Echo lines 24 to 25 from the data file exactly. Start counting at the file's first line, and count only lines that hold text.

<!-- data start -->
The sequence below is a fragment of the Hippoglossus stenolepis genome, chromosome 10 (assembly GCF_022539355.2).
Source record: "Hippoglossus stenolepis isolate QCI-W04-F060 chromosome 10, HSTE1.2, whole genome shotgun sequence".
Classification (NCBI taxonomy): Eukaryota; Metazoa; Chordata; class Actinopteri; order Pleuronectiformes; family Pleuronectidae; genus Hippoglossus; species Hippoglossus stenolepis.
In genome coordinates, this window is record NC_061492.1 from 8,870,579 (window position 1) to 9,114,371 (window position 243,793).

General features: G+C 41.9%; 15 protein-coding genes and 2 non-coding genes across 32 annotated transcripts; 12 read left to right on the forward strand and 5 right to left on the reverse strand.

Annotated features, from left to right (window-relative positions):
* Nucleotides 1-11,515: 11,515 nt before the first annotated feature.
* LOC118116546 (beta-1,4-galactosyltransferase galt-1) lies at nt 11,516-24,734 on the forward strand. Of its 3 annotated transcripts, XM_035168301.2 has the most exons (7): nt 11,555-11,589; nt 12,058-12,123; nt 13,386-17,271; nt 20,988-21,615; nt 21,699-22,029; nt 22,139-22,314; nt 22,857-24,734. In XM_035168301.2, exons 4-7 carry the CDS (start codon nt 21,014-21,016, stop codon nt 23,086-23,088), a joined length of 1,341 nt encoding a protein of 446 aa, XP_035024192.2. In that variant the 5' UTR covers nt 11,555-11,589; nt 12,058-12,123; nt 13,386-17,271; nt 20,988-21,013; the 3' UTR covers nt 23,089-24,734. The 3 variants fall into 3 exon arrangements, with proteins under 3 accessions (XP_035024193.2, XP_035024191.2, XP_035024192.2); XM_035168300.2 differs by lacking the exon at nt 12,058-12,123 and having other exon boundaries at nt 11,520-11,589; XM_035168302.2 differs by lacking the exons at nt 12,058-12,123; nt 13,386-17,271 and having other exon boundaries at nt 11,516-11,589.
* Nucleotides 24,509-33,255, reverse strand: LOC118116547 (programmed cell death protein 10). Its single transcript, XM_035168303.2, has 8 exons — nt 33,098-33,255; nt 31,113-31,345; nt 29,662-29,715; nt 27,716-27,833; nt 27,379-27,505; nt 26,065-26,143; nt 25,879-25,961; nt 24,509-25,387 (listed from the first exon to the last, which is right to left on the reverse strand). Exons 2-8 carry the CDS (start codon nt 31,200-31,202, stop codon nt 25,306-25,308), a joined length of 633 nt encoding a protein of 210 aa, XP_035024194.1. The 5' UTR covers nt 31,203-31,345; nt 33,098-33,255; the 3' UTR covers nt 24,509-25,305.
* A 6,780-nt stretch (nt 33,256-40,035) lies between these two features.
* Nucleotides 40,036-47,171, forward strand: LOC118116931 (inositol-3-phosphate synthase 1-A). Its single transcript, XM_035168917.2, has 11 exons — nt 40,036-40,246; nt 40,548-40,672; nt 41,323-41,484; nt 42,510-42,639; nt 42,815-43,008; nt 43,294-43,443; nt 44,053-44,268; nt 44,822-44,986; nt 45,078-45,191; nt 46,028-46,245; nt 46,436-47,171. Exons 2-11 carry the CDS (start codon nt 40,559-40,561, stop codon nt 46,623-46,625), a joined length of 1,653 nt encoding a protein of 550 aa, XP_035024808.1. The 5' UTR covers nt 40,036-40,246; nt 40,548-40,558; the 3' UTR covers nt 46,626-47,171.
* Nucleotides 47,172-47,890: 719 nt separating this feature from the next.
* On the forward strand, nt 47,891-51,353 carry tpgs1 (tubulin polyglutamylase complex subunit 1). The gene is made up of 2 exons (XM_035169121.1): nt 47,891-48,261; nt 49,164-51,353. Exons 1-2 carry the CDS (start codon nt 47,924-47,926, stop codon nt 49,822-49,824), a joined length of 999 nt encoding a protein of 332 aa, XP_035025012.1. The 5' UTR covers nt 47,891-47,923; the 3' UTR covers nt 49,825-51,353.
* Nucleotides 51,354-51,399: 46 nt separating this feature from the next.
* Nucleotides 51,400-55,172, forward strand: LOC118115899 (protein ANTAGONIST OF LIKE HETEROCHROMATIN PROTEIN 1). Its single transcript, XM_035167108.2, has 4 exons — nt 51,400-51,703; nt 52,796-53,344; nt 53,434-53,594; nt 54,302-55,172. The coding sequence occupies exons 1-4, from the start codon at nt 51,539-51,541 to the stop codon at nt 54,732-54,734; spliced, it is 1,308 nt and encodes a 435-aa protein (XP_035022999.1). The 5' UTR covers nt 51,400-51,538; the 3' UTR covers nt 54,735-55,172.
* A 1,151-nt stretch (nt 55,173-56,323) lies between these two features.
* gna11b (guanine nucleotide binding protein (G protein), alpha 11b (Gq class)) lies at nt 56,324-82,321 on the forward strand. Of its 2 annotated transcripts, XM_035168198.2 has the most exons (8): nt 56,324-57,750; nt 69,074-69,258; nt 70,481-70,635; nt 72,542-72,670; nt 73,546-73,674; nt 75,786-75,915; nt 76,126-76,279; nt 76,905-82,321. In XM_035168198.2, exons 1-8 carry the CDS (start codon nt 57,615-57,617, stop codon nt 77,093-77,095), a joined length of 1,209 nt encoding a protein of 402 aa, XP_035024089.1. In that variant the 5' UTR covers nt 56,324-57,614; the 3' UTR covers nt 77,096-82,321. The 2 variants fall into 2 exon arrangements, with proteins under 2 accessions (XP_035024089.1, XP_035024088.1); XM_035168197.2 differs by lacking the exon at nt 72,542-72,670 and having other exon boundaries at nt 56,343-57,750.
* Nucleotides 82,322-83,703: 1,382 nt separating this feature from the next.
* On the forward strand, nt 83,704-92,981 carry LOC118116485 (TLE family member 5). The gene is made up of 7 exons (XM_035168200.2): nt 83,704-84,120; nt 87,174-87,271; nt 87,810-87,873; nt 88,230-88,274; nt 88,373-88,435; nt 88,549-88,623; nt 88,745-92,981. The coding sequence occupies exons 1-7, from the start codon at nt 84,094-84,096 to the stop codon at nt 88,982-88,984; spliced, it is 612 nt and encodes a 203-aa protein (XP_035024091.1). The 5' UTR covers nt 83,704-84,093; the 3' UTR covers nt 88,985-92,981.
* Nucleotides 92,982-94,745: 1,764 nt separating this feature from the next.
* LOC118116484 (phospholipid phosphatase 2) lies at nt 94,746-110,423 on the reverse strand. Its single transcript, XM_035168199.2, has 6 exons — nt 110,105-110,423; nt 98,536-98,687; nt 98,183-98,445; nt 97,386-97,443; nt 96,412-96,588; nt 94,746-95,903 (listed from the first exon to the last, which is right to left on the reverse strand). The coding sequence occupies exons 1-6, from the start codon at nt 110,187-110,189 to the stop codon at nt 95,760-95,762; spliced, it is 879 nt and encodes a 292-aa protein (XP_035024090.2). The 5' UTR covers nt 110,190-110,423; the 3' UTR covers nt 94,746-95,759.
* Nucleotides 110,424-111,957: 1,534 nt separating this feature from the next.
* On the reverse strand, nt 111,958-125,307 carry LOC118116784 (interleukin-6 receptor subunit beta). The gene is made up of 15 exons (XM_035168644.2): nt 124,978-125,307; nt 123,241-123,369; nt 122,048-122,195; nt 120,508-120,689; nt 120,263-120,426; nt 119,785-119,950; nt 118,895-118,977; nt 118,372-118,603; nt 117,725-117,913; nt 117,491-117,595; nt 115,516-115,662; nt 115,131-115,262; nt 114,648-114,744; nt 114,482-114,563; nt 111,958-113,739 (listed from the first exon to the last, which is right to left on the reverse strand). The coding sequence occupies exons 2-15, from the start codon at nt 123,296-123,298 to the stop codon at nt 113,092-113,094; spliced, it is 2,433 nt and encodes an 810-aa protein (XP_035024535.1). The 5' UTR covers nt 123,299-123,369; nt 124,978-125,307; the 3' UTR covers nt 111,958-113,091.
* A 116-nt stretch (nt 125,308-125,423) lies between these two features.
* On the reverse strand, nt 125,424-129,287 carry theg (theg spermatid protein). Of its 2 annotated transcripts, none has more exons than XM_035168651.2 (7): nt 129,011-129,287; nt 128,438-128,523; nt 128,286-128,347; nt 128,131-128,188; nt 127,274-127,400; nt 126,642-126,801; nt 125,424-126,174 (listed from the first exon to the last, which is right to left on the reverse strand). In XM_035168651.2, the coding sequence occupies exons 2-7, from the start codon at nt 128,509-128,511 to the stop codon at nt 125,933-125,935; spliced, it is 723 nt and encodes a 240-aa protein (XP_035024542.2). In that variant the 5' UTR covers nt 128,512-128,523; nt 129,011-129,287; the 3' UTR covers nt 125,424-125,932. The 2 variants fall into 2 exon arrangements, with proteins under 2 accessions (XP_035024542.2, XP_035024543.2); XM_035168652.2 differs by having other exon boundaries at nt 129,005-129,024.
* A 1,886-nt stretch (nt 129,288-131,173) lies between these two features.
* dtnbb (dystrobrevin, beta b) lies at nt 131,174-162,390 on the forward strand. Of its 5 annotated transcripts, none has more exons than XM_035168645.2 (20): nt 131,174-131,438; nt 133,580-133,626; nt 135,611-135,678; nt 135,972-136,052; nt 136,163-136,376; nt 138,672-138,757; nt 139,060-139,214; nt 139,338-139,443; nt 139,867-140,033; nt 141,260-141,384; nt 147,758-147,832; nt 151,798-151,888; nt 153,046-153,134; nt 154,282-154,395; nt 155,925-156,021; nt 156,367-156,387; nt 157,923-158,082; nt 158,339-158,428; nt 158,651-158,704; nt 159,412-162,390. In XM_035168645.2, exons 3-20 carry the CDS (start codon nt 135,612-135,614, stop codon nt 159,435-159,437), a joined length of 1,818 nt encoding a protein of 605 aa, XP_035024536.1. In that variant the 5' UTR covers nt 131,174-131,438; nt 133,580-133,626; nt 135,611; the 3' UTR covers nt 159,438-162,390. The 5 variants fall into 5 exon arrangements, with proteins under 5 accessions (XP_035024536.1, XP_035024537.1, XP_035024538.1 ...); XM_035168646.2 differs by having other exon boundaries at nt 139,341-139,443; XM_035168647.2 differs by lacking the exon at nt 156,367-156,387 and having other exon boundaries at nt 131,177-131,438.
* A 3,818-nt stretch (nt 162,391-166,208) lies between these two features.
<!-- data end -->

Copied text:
* A 116-nt stretch (nt 125,308-125,423) lies between these two features.
* On the reverse strand, nt 125,424-129,287 carry theg (theg spermatid protein). Of its 2 annotated transcripts, none has more exons than XM_035168651.2 (7): nt 129,011-129,287; nt 128,438-128,523; nt 128,286-128,347; nt 128,131-128,188; nt 127,274-127,400; nt 126,642-126,801; nt 125,424-126,174 (listed from the first exon to the last, which is right to left on the reverse strand). In XM_035168651.2, the coding sequence occupies exons 2-7, from the start codon at nt 128,509-128,511 to the stop codon at nt 125,933-125,935; spliced, it is 723 nt and encodes a 240-aa protein (XP_035024542.2). In that variant the 5' UTR covers nt 128,512-128,523; nt 129,011-129,287; the 3' UTR covers nt 125,424-125,932. The 2 variants fall into 2 exon arrangements, with proteins under 2 accessions (XP_035024542.2, XP_035024543.2); XM_035168652.2 differs by having other exon boundaries at nt 129,005-129,024.